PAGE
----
What’s common between a banker and a dock worker, a Hollywood star and a waitress, a toddler and an elderly man? A pair of denim in their wardrobe! No other garment is as versatile and universal as denim. In fact, denim means different things to different people. For a fashion model, denim might be an expression of their eccentric style. For a construction worker, it might be his preferred pants on tough days. Apart from durability, the other distinctive attribute of denim jeans is their captivating indigo hue. Just like denim, indigo has a long and awry history.
Indigo was used as Textile dye even before the first known use of papyrus, a predecessor to paper. The oldest indigo-dyed fabric was found to be 6000 years old, making indigo the oldest textile dye in the world. However, for many millenniums, indigo was reserved for royalty and aristocracy.
Indigo dye comes from the leaves of Indigofera tinctoria, which is endemic to India and other tropical countries in Asia and Africa. The name ‘Indigo’ means ‘from India’. Surprisingly, none of the parts of the Indigofera tinctoria plant is natural indigo in colour. The dye is obtained by fermenting the leaves of the plant at an appropriate temperature. Indigo was known to all the major ancient civilizations that flourished in Mesopotamia, Egypt, Britain, Mesoamerica, Peru, Iran, and Africa. Indigo plantations were established throughout the European colonies in the middle ages to meet the growing demand. The British grew them in India and South Carolina, the French in Louisana and in the West Indies, the Spanish in Guatemala, and the Dutch in the East Indies. Indigo harvested in India was exported to Greek and Rome where it was valued as a luxury product.
The indigo dye produced in India was exported to European countries where it was of high demand. Throughout the middle ages, the indigo dye remained a rare commodity in Europe. The long and arduous trade routes made the dye more expensive. Heavy duties were imposed by Persian traders who exported the dye to European countries. Due to the high demand, Europeans discovered a cheaper alternative in the 12th century, the Isatis Tinctoria or woad, which could be harvested in temperate regions. However, indigo from woad was more difficult to produce and unprofitable - the woad gave one-thirtieth of what could be harvested from the Indigofera plant. It was not until the 15th century when the Portuguese explorer Vasco da Gama discovered a new sea route to India, that the price of exporting indigo was controlled.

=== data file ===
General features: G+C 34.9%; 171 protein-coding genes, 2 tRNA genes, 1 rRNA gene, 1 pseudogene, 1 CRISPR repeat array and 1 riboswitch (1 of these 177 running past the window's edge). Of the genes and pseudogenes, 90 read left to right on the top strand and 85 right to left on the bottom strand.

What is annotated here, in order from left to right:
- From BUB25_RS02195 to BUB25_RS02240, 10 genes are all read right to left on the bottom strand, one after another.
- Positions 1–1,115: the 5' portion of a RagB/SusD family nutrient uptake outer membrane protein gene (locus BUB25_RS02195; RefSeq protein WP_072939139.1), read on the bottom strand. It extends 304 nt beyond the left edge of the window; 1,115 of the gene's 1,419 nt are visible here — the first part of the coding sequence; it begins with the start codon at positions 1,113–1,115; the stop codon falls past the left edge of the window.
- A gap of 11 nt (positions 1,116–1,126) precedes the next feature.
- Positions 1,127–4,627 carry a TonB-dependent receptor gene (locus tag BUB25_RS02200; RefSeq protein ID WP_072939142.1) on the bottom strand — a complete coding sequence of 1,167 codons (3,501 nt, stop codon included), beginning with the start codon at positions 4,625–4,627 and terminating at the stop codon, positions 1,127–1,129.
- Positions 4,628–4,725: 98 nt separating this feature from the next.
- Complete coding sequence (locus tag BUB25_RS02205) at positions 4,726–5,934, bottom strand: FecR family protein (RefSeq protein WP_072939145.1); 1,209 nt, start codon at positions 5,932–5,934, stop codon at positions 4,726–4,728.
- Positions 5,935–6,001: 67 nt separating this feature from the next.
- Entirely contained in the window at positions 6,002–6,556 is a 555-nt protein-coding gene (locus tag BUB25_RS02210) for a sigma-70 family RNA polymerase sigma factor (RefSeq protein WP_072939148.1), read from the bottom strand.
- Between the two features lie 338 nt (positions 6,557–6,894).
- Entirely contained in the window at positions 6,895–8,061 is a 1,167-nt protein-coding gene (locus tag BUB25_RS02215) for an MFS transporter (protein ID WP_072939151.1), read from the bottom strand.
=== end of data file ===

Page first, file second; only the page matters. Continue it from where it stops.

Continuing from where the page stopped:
After the invention of ‘denim jeans’ in the 18th century, the demand for indigo reached new heights. Denim jeans became the preferred choice of clothing for the working class. The growing demand for work clothes during the first industrial revolution pushed for newer and cheaper alternatives to natural indigo. In the 1860s, Adolf von Baeyer developed the first artificial indigo. In 1873, Jacob W. Davis and Levi Strauss patented a new type of denim jeans with rivets, which became the working class’s favourite. And thus, indigo, which was once reserved for royalty and aristocracy became the distinctive identity of the working class.
Different Textile Dyestuff manufacturers developed and patented their own indigo dyeing recipes. Only less than a decade ago, synthetic dye almost completely replaced the natural indigo dye. The colour saturation and purity of synthetic indigo are far superior to natural indigo dye, and also the production of synthetic indigo was cheaper, easier and environmentally friendlier.
Although Indigo is the oldest textile dye, we are still enchanted by this alluring shade. Ironically, today, the oldest textile dye is considered a distinctive mark of youthfulness.